California v. Deep Sea Research, Inc.

PETITIONER: California
RESPONDENT: Deep Sea Research, Inc.
LOCATION: United States Department of State

DOCKET NO.: 96-1400
DECIDED BY: Rehnquist Court (1986-2005)
LOWER COURT: United States Court of Appeals for the Ninth Circuit

CITATION: 523 US 491 (1998)
ARGUED: Dec 01, 1997
DECIDED: Apr 22, 1998

ADVOCATES:
David C. Frederick - On behalf of the United States, as the respondent supporting the petitioners in part
Fletcher C. Alford - Argued the cause for the respondents
Joseph C. Rusconi - Argued the cause for the petitioners

Facts of the case

After several expeditions, Deep Sea Research, Inc. (DSR) located the wreck of the S.S. Brother Jonathan and its cargo which sank off the California coast in 1865. When DSR sought rights to the wreck and her cargo, under Article III, Section 2, federal admiralty jurisdiction, California challenged DSR claiming that it had title to the wreck under the Abandoned Shipwreck Act of 1987 (ASA). The ASA requires the federal government to transfer title over "abandoned shipwrecks" to the states in whose submerged lands the wrecks are found. California also noted that under Section 6313 of its own public code, title to all abandoned shipwrecks found off its coast vests in the state. In light of its claims to the Brother Jonathan, California claimed that DSR's federal title action violated its rights under the Eleventh Amendment, even though it lacked possession of the wreck.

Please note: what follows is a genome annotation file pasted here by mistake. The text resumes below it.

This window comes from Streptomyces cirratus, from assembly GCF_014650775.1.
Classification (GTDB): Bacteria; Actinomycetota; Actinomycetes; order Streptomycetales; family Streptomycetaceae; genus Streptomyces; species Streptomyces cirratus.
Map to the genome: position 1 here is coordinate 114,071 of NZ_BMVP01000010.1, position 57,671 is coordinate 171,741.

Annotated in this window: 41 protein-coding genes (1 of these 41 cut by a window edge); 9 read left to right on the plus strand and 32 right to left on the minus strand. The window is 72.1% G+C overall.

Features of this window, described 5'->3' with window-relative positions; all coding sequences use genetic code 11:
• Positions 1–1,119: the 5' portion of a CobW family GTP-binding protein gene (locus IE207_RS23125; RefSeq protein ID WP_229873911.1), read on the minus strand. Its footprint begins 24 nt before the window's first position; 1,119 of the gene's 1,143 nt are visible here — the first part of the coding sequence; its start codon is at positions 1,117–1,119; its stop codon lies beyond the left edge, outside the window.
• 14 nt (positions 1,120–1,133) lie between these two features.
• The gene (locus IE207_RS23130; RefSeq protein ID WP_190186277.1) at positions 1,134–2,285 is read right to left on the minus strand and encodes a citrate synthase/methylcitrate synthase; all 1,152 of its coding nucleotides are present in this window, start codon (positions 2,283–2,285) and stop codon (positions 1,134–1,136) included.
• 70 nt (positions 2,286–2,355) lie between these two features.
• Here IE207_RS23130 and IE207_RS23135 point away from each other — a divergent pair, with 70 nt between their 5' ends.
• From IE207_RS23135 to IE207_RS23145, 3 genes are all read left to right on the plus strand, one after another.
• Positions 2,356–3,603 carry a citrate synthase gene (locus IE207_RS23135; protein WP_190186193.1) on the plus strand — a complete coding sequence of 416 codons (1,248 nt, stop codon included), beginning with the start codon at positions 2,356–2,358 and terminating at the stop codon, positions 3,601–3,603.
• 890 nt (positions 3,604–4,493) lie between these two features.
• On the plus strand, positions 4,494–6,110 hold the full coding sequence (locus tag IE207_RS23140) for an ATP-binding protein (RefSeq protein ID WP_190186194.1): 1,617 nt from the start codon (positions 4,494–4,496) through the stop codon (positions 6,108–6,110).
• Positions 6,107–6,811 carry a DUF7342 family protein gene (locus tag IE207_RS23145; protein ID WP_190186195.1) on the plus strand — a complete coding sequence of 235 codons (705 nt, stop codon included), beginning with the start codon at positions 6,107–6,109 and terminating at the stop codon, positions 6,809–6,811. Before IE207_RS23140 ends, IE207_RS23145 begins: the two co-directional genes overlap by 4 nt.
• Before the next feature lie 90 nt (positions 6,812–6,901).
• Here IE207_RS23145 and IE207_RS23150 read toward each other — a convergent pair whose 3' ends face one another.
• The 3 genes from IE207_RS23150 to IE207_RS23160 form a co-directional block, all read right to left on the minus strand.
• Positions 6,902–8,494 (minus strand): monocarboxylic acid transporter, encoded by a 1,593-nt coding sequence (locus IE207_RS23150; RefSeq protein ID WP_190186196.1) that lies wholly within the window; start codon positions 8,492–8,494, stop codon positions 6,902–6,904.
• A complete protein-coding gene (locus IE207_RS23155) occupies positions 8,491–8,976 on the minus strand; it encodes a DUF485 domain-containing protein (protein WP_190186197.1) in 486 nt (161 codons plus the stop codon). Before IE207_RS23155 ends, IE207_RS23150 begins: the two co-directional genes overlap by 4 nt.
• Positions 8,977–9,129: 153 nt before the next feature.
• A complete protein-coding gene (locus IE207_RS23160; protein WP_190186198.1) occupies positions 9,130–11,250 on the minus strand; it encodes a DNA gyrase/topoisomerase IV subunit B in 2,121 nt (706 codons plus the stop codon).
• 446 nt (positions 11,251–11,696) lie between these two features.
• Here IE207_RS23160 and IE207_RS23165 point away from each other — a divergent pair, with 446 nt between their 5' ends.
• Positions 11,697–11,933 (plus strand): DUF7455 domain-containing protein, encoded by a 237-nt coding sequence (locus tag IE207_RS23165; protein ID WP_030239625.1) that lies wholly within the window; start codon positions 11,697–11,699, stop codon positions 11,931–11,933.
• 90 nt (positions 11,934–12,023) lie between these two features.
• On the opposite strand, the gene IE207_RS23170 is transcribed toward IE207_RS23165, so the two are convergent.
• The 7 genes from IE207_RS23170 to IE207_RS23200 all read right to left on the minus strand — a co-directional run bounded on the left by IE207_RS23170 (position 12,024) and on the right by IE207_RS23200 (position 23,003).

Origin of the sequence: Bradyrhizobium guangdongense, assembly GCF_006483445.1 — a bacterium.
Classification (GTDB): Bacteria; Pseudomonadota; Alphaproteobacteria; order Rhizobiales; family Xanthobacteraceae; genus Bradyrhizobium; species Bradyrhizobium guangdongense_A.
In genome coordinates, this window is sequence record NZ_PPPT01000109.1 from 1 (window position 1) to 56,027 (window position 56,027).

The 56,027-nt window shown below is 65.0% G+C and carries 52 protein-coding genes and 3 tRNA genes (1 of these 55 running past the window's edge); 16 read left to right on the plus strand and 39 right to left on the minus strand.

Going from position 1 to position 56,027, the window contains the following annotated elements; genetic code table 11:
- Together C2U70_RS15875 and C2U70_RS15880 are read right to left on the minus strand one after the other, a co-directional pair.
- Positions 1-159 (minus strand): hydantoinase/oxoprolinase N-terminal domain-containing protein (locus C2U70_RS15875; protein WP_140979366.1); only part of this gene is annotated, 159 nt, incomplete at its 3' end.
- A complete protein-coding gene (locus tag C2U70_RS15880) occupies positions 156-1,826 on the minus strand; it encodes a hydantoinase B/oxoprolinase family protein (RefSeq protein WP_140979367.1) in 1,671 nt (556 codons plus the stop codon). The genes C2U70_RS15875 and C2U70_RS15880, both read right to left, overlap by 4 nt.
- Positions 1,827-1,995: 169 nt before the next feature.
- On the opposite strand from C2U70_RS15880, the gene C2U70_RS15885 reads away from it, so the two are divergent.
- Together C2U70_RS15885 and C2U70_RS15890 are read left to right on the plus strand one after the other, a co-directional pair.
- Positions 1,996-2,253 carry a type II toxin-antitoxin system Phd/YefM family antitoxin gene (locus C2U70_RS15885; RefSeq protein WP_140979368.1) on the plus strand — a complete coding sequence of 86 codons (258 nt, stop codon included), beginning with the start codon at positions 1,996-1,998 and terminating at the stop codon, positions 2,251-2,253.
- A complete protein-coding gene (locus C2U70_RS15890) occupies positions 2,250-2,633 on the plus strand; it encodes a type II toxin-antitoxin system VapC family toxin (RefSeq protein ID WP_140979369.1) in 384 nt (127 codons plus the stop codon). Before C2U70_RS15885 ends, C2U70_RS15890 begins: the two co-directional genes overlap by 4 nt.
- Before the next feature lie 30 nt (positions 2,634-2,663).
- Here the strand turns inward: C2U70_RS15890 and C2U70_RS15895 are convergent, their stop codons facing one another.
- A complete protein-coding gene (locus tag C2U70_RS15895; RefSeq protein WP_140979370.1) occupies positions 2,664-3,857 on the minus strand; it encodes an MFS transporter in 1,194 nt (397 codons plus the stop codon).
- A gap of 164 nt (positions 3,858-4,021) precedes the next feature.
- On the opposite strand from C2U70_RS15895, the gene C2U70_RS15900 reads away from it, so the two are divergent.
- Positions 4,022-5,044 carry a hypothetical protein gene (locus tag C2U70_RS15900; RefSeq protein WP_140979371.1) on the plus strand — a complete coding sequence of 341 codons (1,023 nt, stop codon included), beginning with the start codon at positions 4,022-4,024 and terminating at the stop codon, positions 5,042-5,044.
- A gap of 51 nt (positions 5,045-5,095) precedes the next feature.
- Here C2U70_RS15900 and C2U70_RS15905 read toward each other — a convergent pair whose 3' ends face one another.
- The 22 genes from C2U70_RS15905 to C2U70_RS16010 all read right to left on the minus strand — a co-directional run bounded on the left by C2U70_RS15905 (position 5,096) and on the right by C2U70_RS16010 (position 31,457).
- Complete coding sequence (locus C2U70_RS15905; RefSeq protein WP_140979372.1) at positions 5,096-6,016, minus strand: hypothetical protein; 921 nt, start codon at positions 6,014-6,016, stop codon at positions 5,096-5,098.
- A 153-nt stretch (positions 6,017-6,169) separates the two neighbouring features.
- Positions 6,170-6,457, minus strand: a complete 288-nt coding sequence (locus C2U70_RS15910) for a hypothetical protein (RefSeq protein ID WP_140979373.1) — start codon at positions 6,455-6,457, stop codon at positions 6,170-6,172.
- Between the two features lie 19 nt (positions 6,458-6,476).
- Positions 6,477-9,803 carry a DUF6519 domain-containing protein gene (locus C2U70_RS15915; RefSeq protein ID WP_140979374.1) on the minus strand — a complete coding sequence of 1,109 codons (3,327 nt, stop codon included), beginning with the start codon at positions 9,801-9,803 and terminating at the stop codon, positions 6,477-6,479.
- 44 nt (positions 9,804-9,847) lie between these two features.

Question

Does the Eleventh Amendment, limiting federal jurisdiction over maritime matters, bar a federal court's jurisdiction over an admiralty property claim where the property itself is not within the State's possession?

Media for California v. Deep Sea Research, Inc.

Audio Transcription for Oral Argument - December 01, 1997 in California v. Deep Sea Research, Inc.

William H. Rehnquist:

We'll hear argument now in Number 96-1400, California and State Lands Commission v. the Deep Sea Research, Inc.--

Mr. Rusconi.

Joseph C. Rusconi:

Mr. Chief Justice, and may it please the Court:

The action below was one in rem by a private party to try title as against all the world and for exclusive salvage rights to a vessel lying upon the sovereign submerged lands of the State of California.

In this situation, California claims title and rights to salvage over that same vessel, and the Eleventh Amendment prevents the adjudication of California's interests in this case without its consent.

Under this Court's Eleventh Amendment jurisprudence, the guiding principle in these cases is the effect of the relief requested on the State.

This conclusion is not dependent upon formalisms or upon the manipulation of captions or pleadings.

Had this suit been in personam against the State under the same circumstances there is no doubt that the suit would have been barred by the Eleventh Amendment, and this result cannot be changed by the substitution of the vessel as defendant for the State of California.

Antonin Scalia:

Well, there's really no such thing as an in rem action, then.

Joseph C. Rusconi:

No, that's--

Antonin Scalia:

Well, I mean, you cannot possibly adjudicate the rights to a particular piece of property.